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The Cost of Kindness
"Kindness," argued little Mrs. Pennycoop, "costs nothing."
"And, speaking generally, my dear, is valued precisely1 at cost price," retorted Mr. Pennycoop, who, as an auctioneer of twenty years' experience, had enjoyed much opportunity of testing the attitude of the public towards sentiment.
"I don't care what you say, George," persisted his wife; "he may be a disagreeable, cantankerous2 old brute—I don't say he isn't. All the same, the man is going away, and we may never see him again."
"If I thought there was any fear of our doing so," observed Mr. Pennycoop, "I'd turn my back on the Church of England to-morrow and become a Methodist."
"Don't talk like that, George," his wife admonished3 him, reprovingly; "the Lord might be listening to you."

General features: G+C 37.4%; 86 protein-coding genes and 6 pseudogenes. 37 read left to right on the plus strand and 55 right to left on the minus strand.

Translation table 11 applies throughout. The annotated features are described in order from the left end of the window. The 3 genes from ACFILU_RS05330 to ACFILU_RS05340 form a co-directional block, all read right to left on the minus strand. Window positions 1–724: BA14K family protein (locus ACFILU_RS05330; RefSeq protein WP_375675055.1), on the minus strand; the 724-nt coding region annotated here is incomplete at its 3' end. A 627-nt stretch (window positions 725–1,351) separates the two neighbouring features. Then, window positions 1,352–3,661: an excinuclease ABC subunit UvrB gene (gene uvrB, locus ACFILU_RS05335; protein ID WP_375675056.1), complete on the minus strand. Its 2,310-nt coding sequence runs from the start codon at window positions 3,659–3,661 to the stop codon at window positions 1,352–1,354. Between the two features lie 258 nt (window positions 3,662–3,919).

"If the Lord had to listen to old Cracklethorpe He'd sympathize with me," was the opinion of Mr. Pennycoop.
"The Lord sends us our trials, and they are meant for our good," explained his wife. "They are meant to teach us patience."
"You are not churchwarden," retorted her husband; "you can get away from him. You hear him when he is in the pulpit, where, to a certain extent, he is bound to keep his temper."
"You forget the rummage4 sale, George," Mrs. Pennycoop reminded him; "to say nothing of the church decorations."
"The rummage sale," Mr. Pennycoop pointed5 out to her, "occurs only once a year, and at that time your own temper, I have noticed—"
"I always try to remember I am a Christian6," interrupted little Mrs. Pennycoop. "I do not pretend to be a saint, but whatever I say I am always sorry for it afterwards—you know I am, George."
"It's what I am saying," explained her husband. "A vicar who has contrived7 in three years to make every member of his congregation hate the very sight of a church—well, there's something wrong about it somewhere."
Mrs. Pennycoop, gentlest of little women, laid her plump and still pretty hands upon her husband's shoulders. "Don't think, dear, I haven't sympathized with you. You have borne it nobly. I have marvelled8 sometimes that you have been able to control yourself as you have done, most times; the things that he has said to you."
Mr. Pennycoop had slid unconsciously into an attitude suggestive of petrified9 virtue10, lately discovered.